At the heart of an M2M telemetry system is a device that carries data from a single machine or network of machines to a central data source, typically a cloud-based server. Data also flows back to the networked machines, based on the particular application and analysis from business intelligence software.
Now dairy industry is completely automated, where as the cows are milked by robots. M2M software program can read the data, which can be communicated to farmers via text messages on their smart phones. Information can be like how many cows have been milked, how much milk each cow is producing, etc.
We can use M2M in art, entertainment, festival lighting. M2M can be used to make a dance show attractive. Dancers costumes which embraced with lights which are controlled by M2M. These lights are switched on/off wirelessly according to music to match up the choreography.
I am seeing this technology at work during volunteer exercises for my county's Medical Reserve Corps. At a simulated disaster, patients are triaged and the info is entered by a wireless scanner, then transmitted to various hospitals. This gives the emergency rooms information about the severity and number of casualties to expect. It's a whole lot easier than manually entering information.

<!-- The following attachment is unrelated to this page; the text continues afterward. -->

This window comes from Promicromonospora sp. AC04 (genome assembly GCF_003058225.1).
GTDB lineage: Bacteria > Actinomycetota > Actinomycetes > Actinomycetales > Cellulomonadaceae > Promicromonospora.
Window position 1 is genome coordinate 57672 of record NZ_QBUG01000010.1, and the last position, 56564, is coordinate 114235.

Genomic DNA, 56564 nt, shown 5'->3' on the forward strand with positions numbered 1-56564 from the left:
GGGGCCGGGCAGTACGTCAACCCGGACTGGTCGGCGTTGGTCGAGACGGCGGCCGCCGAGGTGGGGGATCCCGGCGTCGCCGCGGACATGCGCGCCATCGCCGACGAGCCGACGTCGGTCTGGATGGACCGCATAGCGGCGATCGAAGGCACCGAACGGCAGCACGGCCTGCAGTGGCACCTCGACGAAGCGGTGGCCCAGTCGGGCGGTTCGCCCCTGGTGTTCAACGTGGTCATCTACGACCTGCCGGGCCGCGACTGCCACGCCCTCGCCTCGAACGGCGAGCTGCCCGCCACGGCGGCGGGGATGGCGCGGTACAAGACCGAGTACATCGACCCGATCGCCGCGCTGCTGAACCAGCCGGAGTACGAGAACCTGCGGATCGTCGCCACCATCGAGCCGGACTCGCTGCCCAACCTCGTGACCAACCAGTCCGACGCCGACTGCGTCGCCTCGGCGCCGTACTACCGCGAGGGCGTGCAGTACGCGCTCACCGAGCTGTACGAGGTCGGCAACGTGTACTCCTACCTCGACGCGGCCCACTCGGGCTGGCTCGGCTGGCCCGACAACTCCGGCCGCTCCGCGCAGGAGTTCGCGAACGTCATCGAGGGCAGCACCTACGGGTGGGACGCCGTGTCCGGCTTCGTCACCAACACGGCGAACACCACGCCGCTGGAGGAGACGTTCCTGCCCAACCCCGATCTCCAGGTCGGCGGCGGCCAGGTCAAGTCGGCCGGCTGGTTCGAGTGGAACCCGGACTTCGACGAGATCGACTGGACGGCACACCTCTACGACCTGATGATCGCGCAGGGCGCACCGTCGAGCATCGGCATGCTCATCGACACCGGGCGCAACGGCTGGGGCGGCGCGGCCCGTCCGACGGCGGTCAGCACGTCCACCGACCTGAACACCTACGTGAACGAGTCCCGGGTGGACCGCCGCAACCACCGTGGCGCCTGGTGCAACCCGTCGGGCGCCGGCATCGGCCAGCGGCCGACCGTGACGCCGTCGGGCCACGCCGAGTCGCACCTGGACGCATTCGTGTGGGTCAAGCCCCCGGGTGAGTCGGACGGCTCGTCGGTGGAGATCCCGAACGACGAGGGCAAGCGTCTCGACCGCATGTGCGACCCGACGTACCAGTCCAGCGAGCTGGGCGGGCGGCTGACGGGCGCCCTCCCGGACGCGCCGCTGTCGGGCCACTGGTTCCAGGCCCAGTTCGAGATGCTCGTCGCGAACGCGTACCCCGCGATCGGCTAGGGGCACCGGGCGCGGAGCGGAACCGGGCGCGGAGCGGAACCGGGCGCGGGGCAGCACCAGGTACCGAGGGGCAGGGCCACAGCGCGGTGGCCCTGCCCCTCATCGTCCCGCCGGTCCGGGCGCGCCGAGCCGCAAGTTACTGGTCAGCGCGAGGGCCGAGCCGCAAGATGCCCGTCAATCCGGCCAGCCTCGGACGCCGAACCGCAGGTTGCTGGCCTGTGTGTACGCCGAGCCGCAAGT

Excellent article. It's going to be fascinating to see the varied ways that there will be far more data-driven transactions between machines than between people. Good examples of potential applications in health care, remote control of assets, security and fleet management. Thank you.
The word “smart” is becoming the dumbest word around. It has been applied to almost every device and system in our homes. In addition to smartphones and smart meters, we now hear about smart clothing and smart shoes, smart lights, smart homes, smart buildings, and every trendy city today has its smart city project. Just because it has a computer inside and is connected to the Web, does not mean it is smart.
Are you being paid enough? Do you want a better job? According to a recent survey Manpower released just before Engineers Week, employers and engineers don't see eye-to-eye about the state of US engineers' skills and experience.
Focus on Fundamentals consists of 45-minute on-line classes that cover a host of technologies. You learn without leaving the comfort of your desk. All classes are taught by subject-matter experts and all are archived. So if you can't attend live, attend at your convenience.